The whole thing over the last week has turned shades of green and purple and its crept right down into my toes. I can walk okay (for the most part) but there is still a sizeable lump where it impacted and its tender to touch. I have woven with either socks in winter and bare feet in summer and been doing this since 1995 with no mishaps. I know that some weave with shoes on or slipper style shoes but I have portions of my feet that are numb (due to my back injury) so I need to really be able to feel the skinny treadles. I think I will carry on in my usual manner but be extra careful about where I place the shuttle from now on!

I have two completely naked looms! Time to get some threads moving!

20 comments:

Melissa said...

Oh my! Both patterns are wonderful, but I am really drawn to the one that is tromp as writ. I'm picturing it in cotton material for a Medieval dress. (I know linen would be more appropriate, but cotton is less expensive.) Hmm...maybe in a dark blue and green for the warp and weft... Would you mind if I took inspiration from your project?

dorothylochmaben said...

Hi - those bookmarks are wonderful especially the 'tromp as writ' one. The gold linen is very classy. Great pictures again ! What a sore foot though, that would take a while to heal.
The draft would make lovely scarves also !

Dawn said...

Lovely, Susan! I agree with Melissa; love the tromp as writ. But both are spectacular. You have really opened my eyes to complex twills...

Marion B. said...

I wanted to tell you how much I admire your book marks (I do hihi) then I saw the pictures of your foot. Ouch! I feel so sorry for you.
But your book marks are great :-)

Still, have a nice weekend.

Cindie Kitchin eweniquely ewe said...

very elegant bookmarks - they're wonderful! Yikes on the foot!

Thistle and Rose Handweaving said...

Susan, your poor foot! Hope it is feeling much better and way less tender. The book marks are just beyond beautiful, the tromp as writ pattern is my favorite. The gold linen is lovely when I first viewed it I thought it was glowing...still do.

Callie, is a great carpet keeper...so sweet. Want to pet her sweet little ears.

Hope you feel better, be careful with those shuttles.

hugs

Evelyn said...

Lovely bookmarks. The foot colours not so much! ;)

MarthaVA said...

LUV the tromp as writ!
OUCHIE on the foot. Um, rest, ice, compress, elevate! I know I know, ya can't weave if your foot is elevated...but ya should have elevated right away, and iced right away....it DOES make a difference. Just sayin.......ask me how I know?!
Martha

Lynnette said...

I can't wait to get these beauties in the mail! They look extremely elegant and this is a real reminder that I've gotta get cracking on mine!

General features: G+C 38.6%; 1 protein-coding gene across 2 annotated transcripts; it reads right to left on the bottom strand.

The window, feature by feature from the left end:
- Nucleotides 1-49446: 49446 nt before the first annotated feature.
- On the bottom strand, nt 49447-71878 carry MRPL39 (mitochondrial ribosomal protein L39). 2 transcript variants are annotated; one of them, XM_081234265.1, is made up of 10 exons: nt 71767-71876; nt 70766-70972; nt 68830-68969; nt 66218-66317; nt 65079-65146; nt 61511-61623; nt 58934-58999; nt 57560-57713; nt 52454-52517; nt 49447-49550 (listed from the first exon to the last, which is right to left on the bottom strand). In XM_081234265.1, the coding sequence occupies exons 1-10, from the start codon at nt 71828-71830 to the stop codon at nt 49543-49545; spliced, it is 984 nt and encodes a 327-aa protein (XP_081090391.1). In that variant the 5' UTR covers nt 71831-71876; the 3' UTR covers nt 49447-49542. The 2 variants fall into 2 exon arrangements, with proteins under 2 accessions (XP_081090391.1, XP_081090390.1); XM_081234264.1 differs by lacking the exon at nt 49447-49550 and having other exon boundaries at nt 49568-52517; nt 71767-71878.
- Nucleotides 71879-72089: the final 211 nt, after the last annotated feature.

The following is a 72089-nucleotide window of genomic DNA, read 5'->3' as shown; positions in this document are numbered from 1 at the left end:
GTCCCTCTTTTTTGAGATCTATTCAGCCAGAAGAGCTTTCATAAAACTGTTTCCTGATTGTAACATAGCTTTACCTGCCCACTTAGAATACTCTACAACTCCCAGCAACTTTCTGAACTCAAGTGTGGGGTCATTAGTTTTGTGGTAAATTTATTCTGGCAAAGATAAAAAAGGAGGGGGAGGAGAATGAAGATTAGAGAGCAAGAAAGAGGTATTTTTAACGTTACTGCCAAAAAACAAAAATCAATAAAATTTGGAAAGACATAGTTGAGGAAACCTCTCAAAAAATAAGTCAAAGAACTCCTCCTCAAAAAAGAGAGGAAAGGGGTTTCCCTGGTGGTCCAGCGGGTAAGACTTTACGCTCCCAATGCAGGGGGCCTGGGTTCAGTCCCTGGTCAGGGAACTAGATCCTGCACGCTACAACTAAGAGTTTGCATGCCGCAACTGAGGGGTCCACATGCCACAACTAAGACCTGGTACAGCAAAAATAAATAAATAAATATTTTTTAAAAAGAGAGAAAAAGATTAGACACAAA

Oh my ~ the bruise looks very nasty indeed.

barbara said...

Hi Susan,
Beautiful bookmarks - what a wonderful exchange. A lot of threads per inch, you are the "master" at that. The lucky person/persons who will get your bookmark in the exchange. Well done.

Nasty looking foot, hopefully much better now. Ice, rest and keeping it up should help. Who knew weaving could be so dangerous.

Weaverly yours .... Barbara

weaveblah said...

Congratulations; what pretty bookmarks. But also, commiserations; such a sore foot. I hope it's beginning to mend. Wb.

Ellen Turner said...

What a lovely weave! Sends "twill thrills" down my spine :-)
Poor foot, though, I hope your are getting better, Susan. I prefer to weave barefoot in the summer too!

Bonnie said...

Beautiful! Beautiful! Enough said.

Jennifer Lu said...

I'm so glad Melissa included a link to this. How amazingly beautiful this is. Thank you for sharing!

ladyoftheloom said...

What lovely weaving. Such an inspiration.

And what a bruise! Try some arnica gel maybe? At least it is cooling.

Amanda Cutler said...

Stunning bookmarks!!! (And bruise!)

kreativa said...

Liebe Susan,

davon träume ich, Deine superschönen Lesezeichen als Schal zu weben. Als Begrüßungsbild sehr gelungen. Gute Besserung für den Fuß.

Liebe Grüße von Ate

Susan said...

The last comment is in German, which 'Babylon 9' translates as:

Dear Susan, your beautiful bookmarks of which I dream as a scarf to weave. As Begrußungsbild very successful. Good improvement for the foot. Greetings from ATE

From Susan:
Thank you for all the great comments!
It seems that everyone loves a fancy twill! I know I sure do...

Sandra Rude said...

Sorry about the foot! The bookmarks are beautiful, though, unlike that bruise. My spreadsheet says that linen at 3900 ypp is between 20/2 linen (3,000 ypp) and 30/2 (4500 ypp). Some linen I've had for a long time (and it's from an estate sale, so who knows how old it really is) is in very odd sizes that don't correspond to any of the usual sizes we see today.

Acorn to Oak said...

Wow! These are gorgeous! The fine details are amazing! Looks like Calli is a great weaving companion. :-) I hope your foot is feeling better. That looks like it hurt really bad! Yikes!